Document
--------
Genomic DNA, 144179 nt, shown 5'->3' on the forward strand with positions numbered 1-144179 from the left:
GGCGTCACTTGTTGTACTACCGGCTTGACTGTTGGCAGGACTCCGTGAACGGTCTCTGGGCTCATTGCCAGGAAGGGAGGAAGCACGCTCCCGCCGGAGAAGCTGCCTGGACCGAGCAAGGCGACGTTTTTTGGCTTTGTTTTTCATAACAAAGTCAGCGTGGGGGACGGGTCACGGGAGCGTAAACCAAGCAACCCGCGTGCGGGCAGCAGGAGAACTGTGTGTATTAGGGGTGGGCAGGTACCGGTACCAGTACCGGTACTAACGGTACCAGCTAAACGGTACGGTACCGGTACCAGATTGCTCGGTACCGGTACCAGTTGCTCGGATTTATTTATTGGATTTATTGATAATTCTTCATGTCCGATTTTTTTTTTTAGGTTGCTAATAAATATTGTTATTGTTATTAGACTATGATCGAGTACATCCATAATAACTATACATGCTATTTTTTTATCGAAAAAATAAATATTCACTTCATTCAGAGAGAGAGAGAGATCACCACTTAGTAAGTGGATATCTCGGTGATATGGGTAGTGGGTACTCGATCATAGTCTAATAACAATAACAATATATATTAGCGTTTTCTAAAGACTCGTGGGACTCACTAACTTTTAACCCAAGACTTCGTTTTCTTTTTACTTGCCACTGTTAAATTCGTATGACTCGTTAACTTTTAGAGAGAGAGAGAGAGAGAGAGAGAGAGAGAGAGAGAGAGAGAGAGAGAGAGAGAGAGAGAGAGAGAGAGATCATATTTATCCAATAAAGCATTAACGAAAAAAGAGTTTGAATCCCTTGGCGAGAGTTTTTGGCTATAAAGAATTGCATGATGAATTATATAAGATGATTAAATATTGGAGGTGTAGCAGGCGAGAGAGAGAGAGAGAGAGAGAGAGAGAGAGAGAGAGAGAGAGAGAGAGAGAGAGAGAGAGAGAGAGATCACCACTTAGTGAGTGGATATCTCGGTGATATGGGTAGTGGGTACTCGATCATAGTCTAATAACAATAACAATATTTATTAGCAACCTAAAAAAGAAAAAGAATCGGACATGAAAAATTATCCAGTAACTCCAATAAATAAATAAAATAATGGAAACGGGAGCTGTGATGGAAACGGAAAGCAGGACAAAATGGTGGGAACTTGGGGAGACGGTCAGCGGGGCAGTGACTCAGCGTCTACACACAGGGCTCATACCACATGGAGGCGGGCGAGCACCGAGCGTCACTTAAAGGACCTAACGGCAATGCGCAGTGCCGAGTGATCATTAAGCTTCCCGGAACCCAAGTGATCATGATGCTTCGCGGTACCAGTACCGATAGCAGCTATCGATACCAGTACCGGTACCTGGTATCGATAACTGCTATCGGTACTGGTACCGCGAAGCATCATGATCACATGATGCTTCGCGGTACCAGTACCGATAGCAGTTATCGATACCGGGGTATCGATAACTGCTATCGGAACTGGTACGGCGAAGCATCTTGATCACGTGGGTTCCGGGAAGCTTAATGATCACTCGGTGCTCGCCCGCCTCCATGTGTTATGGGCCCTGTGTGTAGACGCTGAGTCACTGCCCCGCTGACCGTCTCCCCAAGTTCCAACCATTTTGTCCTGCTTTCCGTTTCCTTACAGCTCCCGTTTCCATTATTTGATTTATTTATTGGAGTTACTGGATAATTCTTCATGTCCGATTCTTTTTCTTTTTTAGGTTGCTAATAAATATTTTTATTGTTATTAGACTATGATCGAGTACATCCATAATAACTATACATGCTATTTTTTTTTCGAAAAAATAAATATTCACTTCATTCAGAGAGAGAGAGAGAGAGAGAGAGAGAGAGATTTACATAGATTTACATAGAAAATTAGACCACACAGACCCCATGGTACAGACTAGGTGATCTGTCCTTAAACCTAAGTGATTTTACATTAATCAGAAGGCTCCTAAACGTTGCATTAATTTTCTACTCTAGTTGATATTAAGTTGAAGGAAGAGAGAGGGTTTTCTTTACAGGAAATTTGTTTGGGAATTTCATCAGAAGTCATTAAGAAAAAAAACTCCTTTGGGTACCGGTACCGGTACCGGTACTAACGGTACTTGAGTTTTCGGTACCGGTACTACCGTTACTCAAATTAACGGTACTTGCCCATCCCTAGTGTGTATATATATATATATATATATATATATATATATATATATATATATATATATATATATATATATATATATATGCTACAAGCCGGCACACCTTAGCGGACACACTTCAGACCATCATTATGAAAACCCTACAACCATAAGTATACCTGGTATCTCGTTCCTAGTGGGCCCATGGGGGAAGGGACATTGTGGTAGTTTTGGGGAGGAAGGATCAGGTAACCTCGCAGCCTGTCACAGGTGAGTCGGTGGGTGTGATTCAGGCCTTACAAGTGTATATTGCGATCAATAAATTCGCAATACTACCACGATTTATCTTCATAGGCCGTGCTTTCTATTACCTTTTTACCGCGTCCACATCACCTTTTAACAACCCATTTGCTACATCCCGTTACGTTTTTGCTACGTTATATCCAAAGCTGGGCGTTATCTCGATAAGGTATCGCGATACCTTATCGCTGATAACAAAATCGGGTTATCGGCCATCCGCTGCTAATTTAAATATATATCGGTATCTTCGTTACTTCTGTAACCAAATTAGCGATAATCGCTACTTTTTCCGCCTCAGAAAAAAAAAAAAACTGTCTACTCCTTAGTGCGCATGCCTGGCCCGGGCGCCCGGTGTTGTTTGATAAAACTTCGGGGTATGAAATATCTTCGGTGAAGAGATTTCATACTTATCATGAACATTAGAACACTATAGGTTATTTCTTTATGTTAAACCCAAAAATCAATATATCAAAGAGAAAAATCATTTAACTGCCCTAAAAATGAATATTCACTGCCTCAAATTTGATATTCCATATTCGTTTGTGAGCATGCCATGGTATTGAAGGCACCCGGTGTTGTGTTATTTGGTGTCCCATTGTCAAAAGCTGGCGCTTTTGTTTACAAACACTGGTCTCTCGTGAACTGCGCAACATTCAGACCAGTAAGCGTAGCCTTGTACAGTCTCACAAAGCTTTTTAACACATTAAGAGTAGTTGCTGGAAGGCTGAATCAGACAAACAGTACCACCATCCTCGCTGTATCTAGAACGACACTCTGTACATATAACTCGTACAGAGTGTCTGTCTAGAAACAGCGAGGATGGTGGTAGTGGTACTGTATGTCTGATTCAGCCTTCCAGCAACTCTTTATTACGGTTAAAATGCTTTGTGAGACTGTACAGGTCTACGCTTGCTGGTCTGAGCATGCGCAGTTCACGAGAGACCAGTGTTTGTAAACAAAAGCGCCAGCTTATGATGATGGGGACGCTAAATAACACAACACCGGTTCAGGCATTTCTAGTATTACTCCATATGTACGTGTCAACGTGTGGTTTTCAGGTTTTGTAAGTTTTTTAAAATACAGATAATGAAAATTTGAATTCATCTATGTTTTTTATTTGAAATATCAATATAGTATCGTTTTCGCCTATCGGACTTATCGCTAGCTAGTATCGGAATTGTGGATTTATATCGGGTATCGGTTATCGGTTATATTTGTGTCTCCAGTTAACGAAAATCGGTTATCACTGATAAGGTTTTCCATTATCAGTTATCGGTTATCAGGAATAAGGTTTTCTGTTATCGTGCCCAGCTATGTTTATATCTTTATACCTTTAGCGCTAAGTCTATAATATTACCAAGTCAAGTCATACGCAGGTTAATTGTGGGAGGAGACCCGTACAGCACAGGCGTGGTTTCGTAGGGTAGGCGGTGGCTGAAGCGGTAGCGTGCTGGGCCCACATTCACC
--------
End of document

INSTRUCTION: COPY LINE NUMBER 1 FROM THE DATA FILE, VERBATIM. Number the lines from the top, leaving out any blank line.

Genomic DNA, 144179 nt, shown 5'->3' on the forward strand with positions numbered 1-144179 from the left: